A promising experimental vaccine to prevent the AIDS virus has failed in a crucial experiment, with volunteers becoming infected with HIV anyway, leading the drug developer to halt the study.
Merck & Co. said Friday that it is ending enrolment and vaccination of volunteers participating in the international study, which is partly funded by the National Institutes of Health (NIH).
Officials at Merck told the Associated Press that 24 of 741 volunteers who got the vaccine in one segment of the trial later become infected with HIV, which causes AIDS.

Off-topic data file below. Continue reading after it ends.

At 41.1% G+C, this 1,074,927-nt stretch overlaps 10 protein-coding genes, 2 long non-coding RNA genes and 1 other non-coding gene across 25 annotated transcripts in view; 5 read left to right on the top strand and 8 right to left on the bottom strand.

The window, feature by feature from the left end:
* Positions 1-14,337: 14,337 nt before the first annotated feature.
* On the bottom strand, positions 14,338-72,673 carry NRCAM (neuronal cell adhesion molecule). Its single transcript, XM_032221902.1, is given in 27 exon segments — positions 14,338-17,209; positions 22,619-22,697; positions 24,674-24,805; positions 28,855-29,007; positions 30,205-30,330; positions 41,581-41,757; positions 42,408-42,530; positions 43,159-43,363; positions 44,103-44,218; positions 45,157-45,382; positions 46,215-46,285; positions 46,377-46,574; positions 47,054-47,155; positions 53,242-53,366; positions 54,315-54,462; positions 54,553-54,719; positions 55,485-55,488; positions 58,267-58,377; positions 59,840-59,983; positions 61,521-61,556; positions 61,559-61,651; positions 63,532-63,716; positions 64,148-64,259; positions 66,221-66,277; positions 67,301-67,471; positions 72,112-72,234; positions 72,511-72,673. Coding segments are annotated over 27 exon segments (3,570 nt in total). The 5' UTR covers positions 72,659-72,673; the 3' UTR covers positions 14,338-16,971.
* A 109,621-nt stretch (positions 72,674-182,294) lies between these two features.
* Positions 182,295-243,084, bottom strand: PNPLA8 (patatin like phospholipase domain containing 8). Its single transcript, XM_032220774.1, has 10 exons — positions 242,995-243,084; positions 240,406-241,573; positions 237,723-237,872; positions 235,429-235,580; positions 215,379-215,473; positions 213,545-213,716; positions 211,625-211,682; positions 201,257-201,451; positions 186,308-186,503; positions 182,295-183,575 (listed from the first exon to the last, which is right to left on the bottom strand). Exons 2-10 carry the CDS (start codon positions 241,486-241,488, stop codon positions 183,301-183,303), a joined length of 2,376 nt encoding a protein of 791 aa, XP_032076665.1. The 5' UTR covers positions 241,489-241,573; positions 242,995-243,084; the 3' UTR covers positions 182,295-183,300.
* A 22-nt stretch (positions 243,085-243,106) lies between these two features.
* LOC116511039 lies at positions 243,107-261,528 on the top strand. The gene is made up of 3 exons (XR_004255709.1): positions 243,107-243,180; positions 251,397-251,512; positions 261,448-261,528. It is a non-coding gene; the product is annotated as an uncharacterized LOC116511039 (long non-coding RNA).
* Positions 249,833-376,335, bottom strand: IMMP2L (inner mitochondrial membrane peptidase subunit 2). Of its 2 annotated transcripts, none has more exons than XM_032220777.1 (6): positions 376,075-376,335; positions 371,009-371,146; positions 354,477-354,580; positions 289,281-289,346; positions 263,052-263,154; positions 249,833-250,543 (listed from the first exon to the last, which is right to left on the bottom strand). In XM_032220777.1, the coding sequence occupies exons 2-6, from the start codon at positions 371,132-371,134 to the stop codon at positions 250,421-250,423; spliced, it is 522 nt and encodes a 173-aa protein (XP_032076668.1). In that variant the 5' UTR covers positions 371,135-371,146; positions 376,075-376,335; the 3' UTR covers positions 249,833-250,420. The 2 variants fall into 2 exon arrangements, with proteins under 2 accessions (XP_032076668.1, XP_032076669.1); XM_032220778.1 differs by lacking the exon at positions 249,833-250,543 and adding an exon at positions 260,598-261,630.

In a comparison group of volunteers who got dummy shots, 21 of 762 participants also became infected with HIV.
"It's very disappointing news," said Keith Gottesdiener, head of Merck's clinical infectious disease and vaccine research group. "A major effort to develop a vaccine for HIV really did not deliver on the promise."
The study volunteers were all free of HIV at the start of the experiment. But they were at high risk for getting HIV: most were homosexual men or female sex workers. They were all repeatedly
counselled about how to reduce their risk of HIV infections, including use of condoms, according to Merck.